By contrast, last month Toukan and Cordesman released a similar report, this one examining a possible American attack on Iran. Their assessment was far more bullish. Such an attack would involve U.S. B-2 stealth bombers based in Diego Garcia. The B-2 has exponentially longer range than Israel’s F-15 and F-16 fighter-bombers. Conveniently, last summer the B-2 completed an upgrade allowing it to carry the GPS-guided 5,300-pound Massive Ordinance Penetrator bomb. And the bomber’s stealth nature will make it far less vulnerable to Iran’s air-defense system than the Israeli Air Force’s traditional jets. As Cordesman and Toukan conclude, the U.S. is “the only country that can launch a successful Military Solution."
Chuck Wald, a retired four-star U.S. Air Force General who worked on a Bipartisan Policy Center task force on Iran, argued in a Wall Street Journal op-ed last summer that the U.S. military option is “a technically feasible and credible option.” Perhaps most significantly, even Joint Chiefs Chairman Mullen, who has often warned of the possible grave consequences of hitting Iran, conceded last weekend that a U.S. attack would “go a long way” toward setting back (though not eliminating) Iran’s nuclear program.
Let’s pause here to reiterate the obvious fact that a U.S. attack on Iran might well be an epic disaster. Iran could incite its Shiite allies in Iraq to sow violence and chaos even as tens of thousands of American troops remain in the country. Tehran could also step up support for the Afghan Taliban; in a nightmare scenario, Iran might supply the Taliban with surface-to-air Stinger missiles, the weapon that drove out the Soviets. “The regional security consequences,” Cordesman and Toukan concluded in their latest report, “would be catastrophic.” What’s more, while some Arab regimes might quietly celebrate a blow against their Persian rival, it’s not clear how many ordinary Muslims will see things that way. And any attack might shore up Ahmadinejad’s grip on power, in a rally-round-the-flag effect. The potential effects on the oil market and a recovering world economy are hard to predict. Awful as the effects of a military strike by the U.S. may be, however, there’s plenty of reason to think the fallout from an Israeli attack would be just as treacherous for America. The U.S. can always deny a role in or even knowledge of a strike by Israel. But Iran’s leaders are almost sure to assume the nefarious American-Zionist machine at work anyway. Moreover, the Council on Foreign Relations’s Steven Simon wrote in November, “[R]egardless of perceptions of U.S. complicity in the attack, the United States would probably become embroiled militarily in any Iranian retaliation against Israel or other countries in the region.”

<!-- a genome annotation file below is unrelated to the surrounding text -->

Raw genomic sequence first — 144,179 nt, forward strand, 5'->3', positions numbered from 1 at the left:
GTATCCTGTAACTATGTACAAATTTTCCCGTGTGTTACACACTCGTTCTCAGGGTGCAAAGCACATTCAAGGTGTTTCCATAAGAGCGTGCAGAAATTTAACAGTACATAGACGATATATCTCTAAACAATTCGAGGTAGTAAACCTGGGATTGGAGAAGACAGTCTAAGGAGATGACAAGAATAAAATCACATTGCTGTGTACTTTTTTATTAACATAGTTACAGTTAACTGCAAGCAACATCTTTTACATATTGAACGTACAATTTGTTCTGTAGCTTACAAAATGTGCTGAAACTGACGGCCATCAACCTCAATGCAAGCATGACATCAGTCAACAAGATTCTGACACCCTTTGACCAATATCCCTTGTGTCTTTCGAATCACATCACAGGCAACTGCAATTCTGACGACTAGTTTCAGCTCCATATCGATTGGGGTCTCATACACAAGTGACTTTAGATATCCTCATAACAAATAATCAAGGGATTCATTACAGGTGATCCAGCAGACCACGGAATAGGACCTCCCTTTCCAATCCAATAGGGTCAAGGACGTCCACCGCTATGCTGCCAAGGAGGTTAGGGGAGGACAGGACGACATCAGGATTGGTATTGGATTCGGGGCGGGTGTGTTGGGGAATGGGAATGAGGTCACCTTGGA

Unintended consequences might also drag America into a fight that someone else started. Consider an Iran war game conducted in December by the Brookings Institution which imagined a unilateral Israeli attack on Iran. Things got nasty fast. Iran unleashed a slew of attacks against Israel, including launching ballistic missiles at Israel’s air bases and its Dimona nuclear facility. Hezbollah and Hamas began new rocket campaigns, drawing Israel back into Lebanon. And Iran began a campaign of international terrorism in Europe designed to undermine Western support for Israel. The game’s American team hoped to stay on the sidelines. But because Iran understood this, Tehran overreached, launching attacks on oil facilities in Saudi Arabia, whom Iran’s leaders perceived as having supported the strike. (The game’s Israeli jets had crossed Saudi airspace.) When Iran began to mine the Strait of Hormuz, a key choke point for the global oil trade, it crossed a U.S. “red line.” The game ended with the United States “massively” reinforcing its forces in the region and the prospect of a substantial conventional war between the United States and Iran.
That may be a nearly worst-case scenario, and it is possible that the United States could avoid clashing with Iran in the wake of an Israeli strike. (Tehran might tread more carefully than imagined in this war game, understanding that a fight with Israel alone would bring more international support and less military risk.) At a minimum, however, since we can’t just walk away from the Middle East—our stake in Iraq’s future, alliance with Israel, and dependence on Gulf oil, among other things, simply won’t allow us —any new problems there will be our problems as well.
None of this means that America should attack Iran. After all, virtually no one thinks that even an American strike can end Tehran’s nuclear program. (Among other things, as Cordesman concedes, we may not have good enough intelligence to know where still-hidden facilities may lie.) Instead we could set back the Iranians and buy a few years’ time—time in which a more moderate government might assume power, or in which the West might convince Iran and other watchful nuclear aspirants that the benefits of going nuclear are outweighed by the diplomatic (and military) punishment it entails. That would be a massive gamble, however. And everyone knows how America’s last big gamble in the region turned out.
But if Barack Obama really believes that an Iranian bomb is unacceptable, and that only the use of force can prevent it, then he needs to face the grim truth that this is a burden for America to shoulder—and resist the temptation to let someone else handle the grim job for us.
Michael Crowley is a senior editor of The New Republic.